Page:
The Indian Council of Arbitration (ICA), the premier arbitral organization of India, organized an International Conference on “Arbitration in the Era of Globalization” on 11th & 12th December, 2015 at New Delhi with the support of FICCI, to provide a meaningful coverage on common trends in the field of domestic and international arbitration with a special reference to dynamic economy of India.
The preface of the background paper highlights India’s stake and potential to grow as arbitration-friendly nation in the Asia-Pacific region and deliberated on the complex issues which are still challenging its dispute resolution mechanisms.
Section I is devoted to discussing the indicators essential to the operation of an effective arbitration regime and making comparisons of best arbitration practices available across the globe in terms of predictability, transparency, efficiency, due process and party autonomy.
Section II intends to take a complete and exhaustive look at the issue of bilateral investment treaties and investment arbitration mainly from two stand points: (a) the planning of international investment and (b) recovery of damages resulting from a foreign government’s improper interference with an investor.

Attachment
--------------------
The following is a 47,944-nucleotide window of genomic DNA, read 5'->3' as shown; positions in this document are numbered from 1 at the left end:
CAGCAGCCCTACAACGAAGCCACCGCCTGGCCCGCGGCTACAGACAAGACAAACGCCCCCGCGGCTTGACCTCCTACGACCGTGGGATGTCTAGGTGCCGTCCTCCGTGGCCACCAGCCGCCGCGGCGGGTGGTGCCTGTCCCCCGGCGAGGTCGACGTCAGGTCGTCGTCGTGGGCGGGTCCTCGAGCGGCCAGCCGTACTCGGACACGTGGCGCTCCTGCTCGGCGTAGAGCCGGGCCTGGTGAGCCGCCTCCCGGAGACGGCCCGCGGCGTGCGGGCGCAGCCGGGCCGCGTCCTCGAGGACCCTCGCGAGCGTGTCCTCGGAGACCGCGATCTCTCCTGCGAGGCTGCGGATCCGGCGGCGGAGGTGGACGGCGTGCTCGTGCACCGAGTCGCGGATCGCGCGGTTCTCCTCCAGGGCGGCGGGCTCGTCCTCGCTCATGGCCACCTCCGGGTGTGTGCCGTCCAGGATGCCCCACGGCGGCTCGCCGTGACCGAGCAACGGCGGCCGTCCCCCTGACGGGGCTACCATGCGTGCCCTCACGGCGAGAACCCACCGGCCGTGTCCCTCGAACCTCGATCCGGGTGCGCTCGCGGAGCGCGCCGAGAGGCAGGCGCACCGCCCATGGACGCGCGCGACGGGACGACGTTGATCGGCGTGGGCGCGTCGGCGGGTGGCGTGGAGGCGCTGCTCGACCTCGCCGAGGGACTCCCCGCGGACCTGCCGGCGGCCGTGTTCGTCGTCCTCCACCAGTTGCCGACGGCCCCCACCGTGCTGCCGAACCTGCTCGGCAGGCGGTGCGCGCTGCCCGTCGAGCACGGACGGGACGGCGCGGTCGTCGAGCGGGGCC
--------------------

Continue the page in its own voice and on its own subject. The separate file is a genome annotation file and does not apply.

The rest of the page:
Section III provides a snapshot of the current scenario of arbitration in India, its advantages and disadvantages, internal challenges and explore its possibilities as an international arbitration destination as also suggest the way forward to long-term sustainability.
Section IV focuses on enforcement of foreign arbitration awards in India and the recent developments and interpretations given under the Indian Law vis-à-vis the enforcement regimes of foreign jurisdictions.
Section V emphasizes on the attitudes and practices adopted by conflict managers and the in-house counsels of the corporate sectors who leverage the advantages offered by the mechanism of arbitration including speed of resolution, flexible processes and confidentiality of proceedings while overcoming the hurdles of undue delay in proceedings and lack of institutional arbitration infrastructure, in both domestic and cross-border disputes.